Sonntag, 30. März 2014
Canadian director Denis Villeneuve's "Enemy" is a stylistically remarkable but narratively undernourished entry into the familiar genre of Doppelgänger-thriller.
The technical craftsmanship invested here is undeniable. Chronically underlit but done so in a waxy, faded fashion, the movie looks gorgeous and creepy from the get-go. The unsettling sense of an alien beauty is further enhanced by the sleek camerawork that often finds unexpected, slightly disorienting angles into a scene and the architectural backdrop of Toronto that's mutely foreboding in its hypnotic geometry. Finally completing the oppressive visual spell is the bold, borderline showy editing, which disrupts the order of the already cryptic frames some more to give the whole thing a proper puzzle-like feel. The score is also effective. From the tiniest sound of a spider scurrying on glass to the bossy, ominous strikes of the timpani, it's all part of a lush and scary soundscape.
Which is, of course, why it's so frustrating for me not to be able to embrace this movie. Despite the superb job on the visual and aural design, the film is exceedingly light on charater- and motive-building. Thinking beyond any superficial level and asking about the plausibility of the actions portrayed would bring one immerdiately out of the trance and cast everything in a somewhat silly light. So even with a stupendously ballsy ending that kind of, sort of comes brilliantly full circle and demands you to connect the dots scattered from the very beginning, the feeling of being cheated by a measly short bloated to feature size that's a little too confident for its own good is hard to shake.
Dienstag, 25. März 2014
"Hundraåringen som klev ut genom fönstret och försvann (The 100-Year-Old Man Who Climbed Out the Window and Disappeared)", a Swedish comedy about just what its title promises, is, despite its far-fetched, century-spanning storyline involving dictators, espionage and atomic bombs, a rather modest affair. Not eye-catching in terms of acting, visual or sonic design, the movie by director Felix Herngren relies mostly on the unlikely tale to intrigue and entertain. While here and there that goal is achieved with an extra helping of off-beat Scandinavian quirk- the escape from the Siberian labor camp and the whole Cold War sequence come to mind- its humor is never sophisticated nor out-right hilarious, but more of the harmless "ha-ha" variety. Loopy, irreverent and in the end, all those casual deaths and body disposals notwithstanding, quite life-affirming, it's a pleasant ride with plenty of eccentric characters but, without a confident hand to hold it all together, it's one that can't be called memorable.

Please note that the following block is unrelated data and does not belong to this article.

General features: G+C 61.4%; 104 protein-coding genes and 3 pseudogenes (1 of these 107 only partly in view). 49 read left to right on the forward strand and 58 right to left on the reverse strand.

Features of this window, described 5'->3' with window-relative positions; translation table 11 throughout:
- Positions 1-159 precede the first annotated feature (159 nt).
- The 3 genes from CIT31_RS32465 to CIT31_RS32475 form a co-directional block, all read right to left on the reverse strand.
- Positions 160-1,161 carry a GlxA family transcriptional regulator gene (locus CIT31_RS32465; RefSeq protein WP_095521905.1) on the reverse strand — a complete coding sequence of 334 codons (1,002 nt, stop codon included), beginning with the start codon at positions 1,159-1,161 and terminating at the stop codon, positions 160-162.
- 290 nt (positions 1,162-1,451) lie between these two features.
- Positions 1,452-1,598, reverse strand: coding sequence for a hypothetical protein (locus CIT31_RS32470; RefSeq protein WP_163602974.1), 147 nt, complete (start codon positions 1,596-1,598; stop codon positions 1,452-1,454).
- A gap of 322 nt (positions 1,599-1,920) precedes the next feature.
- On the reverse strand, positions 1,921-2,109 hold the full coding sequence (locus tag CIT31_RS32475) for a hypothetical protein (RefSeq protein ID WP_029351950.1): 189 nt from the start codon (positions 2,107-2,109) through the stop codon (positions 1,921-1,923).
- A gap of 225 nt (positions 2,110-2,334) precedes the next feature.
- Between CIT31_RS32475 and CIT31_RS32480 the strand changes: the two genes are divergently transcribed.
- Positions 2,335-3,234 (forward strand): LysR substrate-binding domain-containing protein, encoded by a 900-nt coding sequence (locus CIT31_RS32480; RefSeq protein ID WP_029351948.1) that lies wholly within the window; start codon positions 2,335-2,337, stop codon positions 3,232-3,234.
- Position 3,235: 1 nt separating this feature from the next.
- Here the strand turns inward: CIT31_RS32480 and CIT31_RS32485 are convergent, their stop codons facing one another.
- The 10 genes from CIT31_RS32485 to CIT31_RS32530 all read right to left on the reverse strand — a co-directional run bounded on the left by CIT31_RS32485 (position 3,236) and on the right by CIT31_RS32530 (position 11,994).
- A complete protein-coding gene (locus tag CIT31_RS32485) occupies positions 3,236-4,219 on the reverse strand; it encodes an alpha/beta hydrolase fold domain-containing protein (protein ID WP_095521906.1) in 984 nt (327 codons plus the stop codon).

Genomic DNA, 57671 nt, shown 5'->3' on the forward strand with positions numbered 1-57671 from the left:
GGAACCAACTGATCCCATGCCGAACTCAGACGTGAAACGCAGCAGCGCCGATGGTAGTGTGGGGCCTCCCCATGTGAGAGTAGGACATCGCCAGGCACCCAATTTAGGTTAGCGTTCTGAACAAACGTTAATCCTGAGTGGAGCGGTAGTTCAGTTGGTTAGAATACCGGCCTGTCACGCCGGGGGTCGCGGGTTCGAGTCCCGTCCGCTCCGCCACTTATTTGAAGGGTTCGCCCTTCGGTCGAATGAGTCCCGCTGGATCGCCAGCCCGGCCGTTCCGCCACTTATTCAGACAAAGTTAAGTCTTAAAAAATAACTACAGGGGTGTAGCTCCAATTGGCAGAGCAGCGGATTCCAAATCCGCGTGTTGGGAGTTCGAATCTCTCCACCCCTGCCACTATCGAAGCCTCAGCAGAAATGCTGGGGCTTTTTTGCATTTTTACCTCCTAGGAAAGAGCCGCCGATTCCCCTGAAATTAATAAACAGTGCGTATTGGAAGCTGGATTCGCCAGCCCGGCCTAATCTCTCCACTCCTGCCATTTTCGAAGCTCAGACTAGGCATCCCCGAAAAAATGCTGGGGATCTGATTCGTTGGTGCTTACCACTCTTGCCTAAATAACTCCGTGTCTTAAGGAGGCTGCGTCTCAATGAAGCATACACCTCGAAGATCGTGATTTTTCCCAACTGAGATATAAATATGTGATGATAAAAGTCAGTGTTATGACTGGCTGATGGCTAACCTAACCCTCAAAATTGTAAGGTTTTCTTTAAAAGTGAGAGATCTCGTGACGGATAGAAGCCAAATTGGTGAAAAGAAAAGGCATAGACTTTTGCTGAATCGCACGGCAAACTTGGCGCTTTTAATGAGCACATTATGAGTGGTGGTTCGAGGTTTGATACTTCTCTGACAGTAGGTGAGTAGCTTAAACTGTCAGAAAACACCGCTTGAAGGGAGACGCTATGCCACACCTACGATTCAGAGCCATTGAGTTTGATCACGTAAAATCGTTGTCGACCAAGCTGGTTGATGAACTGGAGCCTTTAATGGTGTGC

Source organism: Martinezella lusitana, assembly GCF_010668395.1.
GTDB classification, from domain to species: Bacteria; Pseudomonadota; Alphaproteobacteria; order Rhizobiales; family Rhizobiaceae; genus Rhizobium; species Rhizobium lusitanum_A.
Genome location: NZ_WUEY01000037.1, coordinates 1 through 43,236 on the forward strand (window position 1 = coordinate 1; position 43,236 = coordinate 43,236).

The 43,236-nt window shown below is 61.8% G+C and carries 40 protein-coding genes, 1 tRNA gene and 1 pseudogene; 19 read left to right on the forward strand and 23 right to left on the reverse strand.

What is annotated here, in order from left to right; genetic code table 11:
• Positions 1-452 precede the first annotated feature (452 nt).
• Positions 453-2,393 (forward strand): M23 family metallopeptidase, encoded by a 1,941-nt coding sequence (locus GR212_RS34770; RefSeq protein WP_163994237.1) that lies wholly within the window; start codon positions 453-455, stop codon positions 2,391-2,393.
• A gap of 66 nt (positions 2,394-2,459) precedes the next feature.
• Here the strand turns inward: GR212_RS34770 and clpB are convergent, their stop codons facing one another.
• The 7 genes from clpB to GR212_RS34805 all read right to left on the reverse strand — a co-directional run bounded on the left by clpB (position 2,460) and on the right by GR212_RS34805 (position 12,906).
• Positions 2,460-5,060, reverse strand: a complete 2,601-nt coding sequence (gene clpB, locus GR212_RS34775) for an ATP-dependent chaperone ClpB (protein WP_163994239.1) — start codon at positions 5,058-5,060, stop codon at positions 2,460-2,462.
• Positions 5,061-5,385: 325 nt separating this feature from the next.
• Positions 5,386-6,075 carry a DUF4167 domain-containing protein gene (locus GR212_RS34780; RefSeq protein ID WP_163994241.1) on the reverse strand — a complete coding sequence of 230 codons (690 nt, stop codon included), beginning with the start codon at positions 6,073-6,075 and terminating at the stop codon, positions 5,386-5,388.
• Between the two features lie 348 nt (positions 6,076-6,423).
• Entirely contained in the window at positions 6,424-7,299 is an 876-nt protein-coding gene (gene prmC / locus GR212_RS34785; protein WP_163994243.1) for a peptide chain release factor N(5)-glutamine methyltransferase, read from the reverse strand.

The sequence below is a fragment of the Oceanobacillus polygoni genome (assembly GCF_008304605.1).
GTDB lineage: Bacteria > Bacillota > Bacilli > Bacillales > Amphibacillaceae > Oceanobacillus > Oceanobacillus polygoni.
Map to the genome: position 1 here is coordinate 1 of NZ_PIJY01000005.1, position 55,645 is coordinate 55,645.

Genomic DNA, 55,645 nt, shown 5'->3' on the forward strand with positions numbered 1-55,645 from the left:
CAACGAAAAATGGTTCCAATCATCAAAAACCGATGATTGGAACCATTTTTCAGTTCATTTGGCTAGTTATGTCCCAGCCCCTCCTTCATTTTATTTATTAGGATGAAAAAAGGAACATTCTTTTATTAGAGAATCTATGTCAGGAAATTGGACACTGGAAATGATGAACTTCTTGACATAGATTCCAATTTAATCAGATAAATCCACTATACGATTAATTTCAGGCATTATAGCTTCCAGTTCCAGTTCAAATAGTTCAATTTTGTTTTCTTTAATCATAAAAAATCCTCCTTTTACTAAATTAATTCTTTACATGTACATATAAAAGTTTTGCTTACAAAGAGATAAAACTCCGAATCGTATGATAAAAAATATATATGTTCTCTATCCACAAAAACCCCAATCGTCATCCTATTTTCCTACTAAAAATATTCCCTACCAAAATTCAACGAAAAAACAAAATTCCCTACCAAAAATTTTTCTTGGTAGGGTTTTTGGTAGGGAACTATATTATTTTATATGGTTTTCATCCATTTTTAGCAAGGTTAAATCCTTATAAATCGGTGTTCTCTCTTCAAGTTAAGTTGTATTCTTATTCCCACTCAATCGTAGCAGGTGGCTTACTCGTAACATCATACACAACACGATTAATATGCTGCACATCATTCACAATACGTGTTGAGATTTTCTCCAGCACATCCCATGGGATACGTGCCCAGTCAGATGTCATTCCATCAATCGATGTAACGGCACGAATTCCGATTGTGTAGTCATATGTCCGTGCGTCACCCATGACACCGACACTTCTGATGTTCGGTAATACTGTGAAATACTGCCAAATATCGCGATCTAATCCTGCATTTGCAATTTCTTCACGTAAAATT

"Alles inklusive (All Inclusive)", a cross-generational German dramedy about an eclectic bunch of lonely souls out searching for happiness but landing where they started, is generally agreeable but not exceptional in any way. Writer/director Doris Dörrie is known for her empathetic take on the little joys and heartaches of the everyday, and indeed there are places in this film where you can sense the hint of prickly wit or crushing sadness projected on the flamboyant, furiously colorful vista of a Spanish beach resort. It's to her credit that she always seems to find unremarkable but definitive gestures or words that can make a character come to life. Unfortunately, this movie can't quite connect those bits of revelation into an expressive, organic whole, so in the end one is left with the empty feeling you have when an itch is not properly scratched. The cast is fine, but when a dog steals the show from such iconic/reliable players as Hannelore Elsner or Nadja Uhl, you know something's wrong.